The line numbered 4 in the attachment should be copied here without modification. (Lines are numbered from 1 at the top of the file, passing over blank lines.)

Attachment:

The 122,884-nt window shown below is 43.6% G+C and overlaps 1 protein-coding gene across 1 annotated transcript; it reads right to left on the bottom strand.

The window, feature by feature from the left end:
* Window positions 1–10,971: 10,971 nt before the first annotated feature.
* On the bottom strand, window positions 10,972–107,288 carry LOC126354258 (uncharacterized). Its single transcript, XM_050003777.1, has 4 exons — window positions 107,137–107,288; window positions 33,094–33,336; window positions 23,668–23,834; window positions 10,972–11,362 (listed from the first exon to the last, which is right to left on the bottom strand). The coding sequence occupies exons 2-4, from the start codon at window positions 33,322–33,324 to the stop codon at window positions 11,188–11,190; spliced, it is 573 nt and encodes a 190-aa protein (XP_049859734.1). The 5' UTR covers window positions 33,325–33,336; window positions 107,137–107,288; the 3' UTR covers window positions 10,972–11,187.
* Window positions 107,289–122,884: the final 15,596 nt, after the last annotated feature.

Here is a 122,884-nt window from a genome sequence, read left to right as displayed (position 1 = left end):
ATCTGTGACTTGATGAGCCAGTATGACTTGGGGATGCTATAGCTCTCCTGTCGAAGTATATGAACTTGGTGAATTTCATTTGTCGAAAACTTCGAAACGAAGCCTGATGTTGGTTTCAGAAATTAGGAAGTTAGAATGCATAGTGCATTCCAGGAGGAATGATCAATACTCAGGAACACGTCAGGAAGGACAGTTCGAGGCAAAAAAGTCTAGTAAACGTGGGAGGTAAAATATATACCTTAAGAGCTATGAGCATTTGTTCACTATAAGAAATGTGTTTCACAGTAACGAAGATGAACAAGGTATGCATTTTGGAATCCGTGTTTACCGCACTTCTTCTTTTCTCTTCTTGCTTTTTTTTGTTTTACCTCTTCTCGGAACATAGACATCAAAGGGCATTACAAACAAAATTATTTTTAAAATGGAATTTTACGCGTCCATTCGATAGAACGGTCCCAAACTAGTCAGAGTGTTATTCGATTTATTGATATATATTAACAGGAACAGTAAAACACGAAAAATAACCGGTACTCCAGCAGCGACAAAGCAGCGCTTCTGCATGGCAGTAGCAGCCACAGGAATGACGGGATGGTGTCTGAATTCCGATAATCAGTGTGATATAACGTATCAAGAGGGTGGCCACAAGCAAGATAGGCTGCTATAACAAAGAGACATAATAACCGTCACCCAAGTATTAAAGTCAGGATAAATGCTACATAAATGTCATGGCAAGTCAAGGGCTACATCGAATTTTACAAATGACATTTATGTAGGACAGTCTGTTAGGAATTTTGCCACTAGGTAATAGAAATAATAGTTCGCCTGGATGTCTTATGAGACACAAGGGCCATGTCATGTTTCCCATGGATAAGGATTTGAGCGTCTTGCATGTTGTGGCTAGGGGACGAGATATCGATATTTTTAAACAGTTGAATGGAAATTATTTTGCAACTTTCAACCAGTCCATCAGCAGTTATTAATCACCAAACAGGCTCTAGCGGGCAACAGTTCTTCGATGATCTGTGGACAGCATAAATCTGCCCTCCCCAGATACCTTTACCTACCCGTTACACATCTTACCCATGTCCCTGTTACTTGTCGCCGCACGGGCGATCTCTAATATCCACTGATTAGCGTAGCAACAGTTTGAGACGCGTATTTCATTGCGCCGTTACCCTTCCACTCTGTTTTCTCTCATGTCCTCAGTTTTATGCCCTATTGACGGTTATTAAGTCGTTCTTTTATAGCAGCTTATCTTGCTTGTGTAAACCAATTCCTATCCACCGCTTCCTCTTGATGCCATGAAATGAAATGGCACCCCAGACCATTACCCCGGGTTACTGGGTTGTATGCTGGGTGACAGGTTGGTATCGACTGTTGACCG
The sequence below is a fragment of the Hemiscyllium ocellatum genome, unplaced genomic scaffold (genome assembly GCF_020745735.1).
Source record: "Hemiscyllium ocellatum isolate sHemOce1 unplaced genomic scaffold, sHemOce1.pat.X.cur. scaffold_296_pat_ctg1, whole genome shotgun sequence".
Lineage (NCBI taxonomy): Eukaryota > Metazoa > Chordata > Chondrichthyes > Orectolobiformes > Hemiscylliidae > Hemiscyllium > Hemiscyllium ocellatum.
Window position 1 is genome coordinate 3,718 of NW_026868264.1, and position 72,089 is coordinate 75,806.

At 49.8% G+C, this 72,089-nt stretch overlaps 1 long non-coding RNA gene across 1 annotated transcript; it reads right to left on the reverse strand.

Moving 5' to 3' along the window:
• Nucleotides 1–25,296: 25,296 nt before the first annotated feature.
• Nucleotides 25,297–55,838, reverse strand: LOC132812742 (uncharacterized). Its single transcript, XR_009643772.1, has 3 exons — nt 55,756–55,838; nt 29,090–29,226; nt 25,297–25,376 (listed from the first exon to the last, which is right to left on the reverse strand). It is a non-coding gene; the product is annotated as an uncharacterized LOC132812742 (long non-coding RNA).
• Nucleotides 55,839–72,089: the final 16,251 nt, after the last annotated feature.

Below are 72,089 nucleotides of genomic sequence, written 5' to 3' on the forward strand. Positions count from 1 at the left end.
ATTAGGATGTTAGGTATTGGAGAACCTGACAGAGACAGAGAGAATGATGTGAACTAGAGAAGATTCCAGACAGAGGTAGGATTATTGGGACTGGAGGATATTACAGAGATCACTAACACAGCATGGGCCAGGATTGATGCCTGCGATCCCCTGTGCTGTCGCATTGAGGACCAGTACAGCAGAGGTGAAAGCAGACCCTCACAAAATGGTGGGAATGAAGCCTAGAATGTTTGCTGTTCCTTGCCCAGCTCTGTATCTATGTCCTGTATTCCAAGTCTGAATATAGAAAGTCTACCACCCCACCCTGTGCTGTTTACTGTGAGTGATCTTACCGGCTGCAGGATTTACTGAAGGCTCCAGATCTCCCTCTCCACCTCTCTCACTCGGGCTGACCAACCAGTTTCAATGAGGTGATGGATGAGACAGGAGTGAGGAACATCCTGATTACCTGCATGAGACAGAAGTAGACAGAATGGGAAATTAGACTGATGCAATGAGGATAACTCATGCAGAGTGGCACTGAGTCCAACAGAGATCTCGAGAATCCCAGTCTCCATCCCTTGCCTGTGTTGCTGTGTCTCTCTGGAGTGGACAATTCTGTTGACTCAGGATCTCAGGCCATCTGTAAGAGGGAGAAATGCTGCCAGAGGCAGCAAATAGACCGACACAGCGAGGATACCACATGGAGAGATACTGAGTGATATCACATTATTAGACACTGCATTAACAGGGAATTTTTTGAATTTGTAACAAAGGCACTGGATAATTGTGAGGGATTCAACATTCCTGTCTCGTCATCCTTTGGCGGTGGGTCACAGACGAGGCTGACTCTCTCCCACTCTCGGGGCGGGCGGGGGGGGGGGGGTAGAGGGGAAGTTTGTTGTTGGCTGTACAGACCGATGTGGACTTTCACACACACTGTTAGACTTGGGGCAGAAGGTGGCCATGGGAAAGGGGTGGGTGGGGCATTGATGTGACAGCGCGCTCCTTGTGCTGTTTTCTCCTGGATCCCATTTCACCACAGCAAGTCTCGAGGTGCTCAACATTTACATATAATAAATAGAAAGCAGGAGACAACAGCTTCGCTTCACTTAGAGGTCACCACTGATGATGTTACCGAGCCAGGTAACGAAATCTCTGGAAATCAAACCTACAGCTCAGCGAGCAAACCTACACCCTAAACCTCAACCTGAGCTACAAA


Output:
* On the bottom strand, window positions 10,972–107,288 carry LOC126354258 (uncharacterized). Its single transcript, XM_050003777.1, has 4 exons — window positions 107,137–107,288; window positions 33,094–33,336; window positions 23,668–23,834; window positions 10,972–11,362 (listed from the first exon to the last, which is right to left on the bottom strand). The coding sequence occupies exons 2-4, from the start codon at window positions 33,322–33,324 to the stop codon at window positions 11,188–11,190; spliced, it is 573 nt and encodes a 190-aa protein (XP_049859734.1). The 5' UTR covers window positions 33,325–33,336; window positions 107,137–107,288; the 3' UTR covers window positions 10,972–11,187.